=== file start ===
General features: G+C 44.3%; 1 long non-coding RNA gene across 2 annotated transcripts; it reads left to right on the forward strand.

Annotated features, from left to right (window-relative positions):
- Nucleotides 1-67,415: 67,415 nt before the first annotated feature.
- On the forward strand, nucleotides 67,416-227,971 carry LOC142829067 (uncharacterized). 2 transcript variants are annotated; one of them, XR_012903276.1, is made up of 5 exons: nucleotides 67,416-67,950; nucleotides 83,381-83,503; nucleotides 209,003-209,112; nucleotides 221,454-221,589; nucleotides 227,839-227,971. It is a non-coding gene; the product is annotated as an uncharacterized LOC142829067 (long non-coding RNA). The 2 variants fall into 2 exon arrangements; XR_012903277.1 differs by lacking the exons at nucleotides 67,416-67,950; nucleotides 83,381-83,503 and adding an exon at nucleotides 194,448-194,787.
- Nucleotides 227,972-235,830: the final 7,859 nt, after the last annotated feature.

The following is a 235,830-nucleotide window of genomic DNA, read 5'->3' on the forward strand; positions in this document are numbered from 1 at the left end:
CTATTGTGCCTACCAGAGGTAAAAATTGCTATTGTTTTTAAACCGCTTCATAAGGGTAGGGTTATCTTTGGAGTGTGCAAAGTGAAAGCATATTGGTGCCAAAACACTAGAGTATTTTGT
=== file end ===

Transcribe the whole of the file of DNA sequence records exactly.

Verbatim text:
General features: G+C 44.3%; 1 long non-coding RNA gene across 2 annotated transcripts; it reads left to right on the forward strand.

Annotated features, from left to right (window-relative positions):
- Nucleotides 1-67,415: 67,415 nt before the first annotated feature.
- On the forward strand, nucleotides 67,416-227,971 carry LOC142829067 (uncharacterized). 2 transcript variants are annotated; one of them, XR_012903276.1, is made up of 5 exons: nucleotides 67,416-67,950; nucleotides 83,381-83,503; nucleotides 209,003-209,112; nucleotides 221,454-221,589; nucleotides 227,839-227,971. It is a non-coding gene; the product is annotated as an uncharacterized LOC142829067 (long non-coding RNA). The 2 variants fall into 2 exon arrangements; XR_012903277.1 differs by lacking the exons at nucleotides 67,416-67,950; nucleotides 83,381-83,503 and adding an exon at nucleotides 194,448-194,787.
- Nucleotides 227,972-235,830: the final 7,859 nt, after the last annotated feature.

The following is a 235,830-nucleotide window of genomic DNA, read 5'->3' on the forward strand; positions in this document are numbered from 1 at the left end:
CTATTGTGCCTACCAGAGGTAAAAATTGCTATTGTTTTTAAACCGCTTCATAAGGGTAGGGTTATCTTTGGAGTGTGCAAAGTGAAAGCATATTGGTGCCAAAACACTAGAGTATTTTGT